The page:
All social studies teachers need to be concerned. We assume that kids will just “get it” somehow, it being the whole idea of becoming good citizens. But NCLB has changed things. Lisa Zamosky at District Administration talks about the impact that the law has had on social studies instruction.
It’s year six of the No Child Left Behind law, and social studies has suffered greatly . . . Given that social studies education isn’t tied to high-stakes testing, instructional time for it has taken a significant hit, particularly at the elementary grades, since the implementation of NCLB.
And it’s not an isolated situation.
According to a 2007 report from the Center on Education Policy, which surveyed nearly 350 school districts across the nation, 44 percent of districts reported cutting time from one or more subjects or activities at the elementary level, including social studies.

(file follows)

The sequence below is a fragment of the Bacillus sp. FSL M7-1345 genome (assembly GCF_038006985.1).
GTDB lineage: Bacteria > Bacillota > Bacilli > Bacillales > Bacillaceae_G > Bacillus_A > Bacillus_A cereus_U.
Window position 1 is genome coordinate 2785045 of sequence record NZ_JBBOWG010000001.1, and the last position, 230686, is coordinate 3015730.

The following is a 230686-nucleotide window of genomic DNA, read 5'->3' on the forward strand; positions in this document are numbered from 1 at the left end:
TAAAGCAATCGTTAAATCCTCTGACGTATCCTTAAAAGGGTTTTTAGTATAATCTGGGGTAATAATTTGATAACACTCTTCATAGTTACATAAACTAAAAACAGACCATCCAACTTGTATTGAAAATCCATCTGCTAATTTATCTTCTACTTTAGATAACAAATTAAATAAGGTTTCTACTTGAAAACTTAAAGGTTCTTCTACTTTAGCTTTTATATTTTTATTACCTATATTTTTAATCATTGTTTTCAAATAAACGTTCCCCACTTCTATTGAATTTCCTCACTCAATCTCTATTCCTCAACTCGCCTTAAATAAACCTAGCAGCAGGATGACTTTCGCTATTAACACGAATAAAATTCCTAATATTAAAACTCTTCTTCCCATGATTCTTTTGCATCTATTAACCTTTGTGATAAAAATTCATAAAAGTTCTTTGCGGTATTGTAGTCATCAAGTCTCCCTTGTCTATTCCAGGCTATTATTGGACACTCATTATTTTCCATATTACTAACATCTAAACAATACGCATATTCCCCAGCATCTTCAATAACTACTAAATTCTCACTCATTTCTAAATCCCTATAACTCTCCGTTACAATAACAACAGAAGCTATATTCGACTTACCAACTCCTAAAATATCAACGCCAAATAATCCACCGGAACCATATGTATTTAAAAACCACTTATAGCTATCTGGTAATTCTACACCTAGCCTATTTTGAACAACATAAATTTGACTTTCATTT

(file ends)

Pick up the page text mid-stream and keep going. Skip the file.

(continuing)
Why should we be concerned?
The danger of failing to provide students with strong course work in government, economics and geography, according to Gayle Y. Thieman, president of the National Council for the Social Studies, is that they are ultimately unable to work together to solve public problems because they don’t have the knowledge to do it.
“Democracy is not a natural state,” Thieman continues. “It has to be taught; it just doesn’t happen. Just because you were born in a democracy doesn’t mean you’re going to die in a democracy.”
So . . . it’s not just social studies & history teachers who should be concerned, it’s everyone. One possible solution? Lobby to make social studies one of the tested content areas of NCLB. That brings with it some baggage as well but perhaps the baggage is worth it.
The National Council for the Social Studies listed some other suggestions in a recent PDF article – Advocating for Social Studies: Documenting the Decline and Doing Something About It.
The basic idea? Do the research, be positive, question authority and be a good role model.
Your good ideas?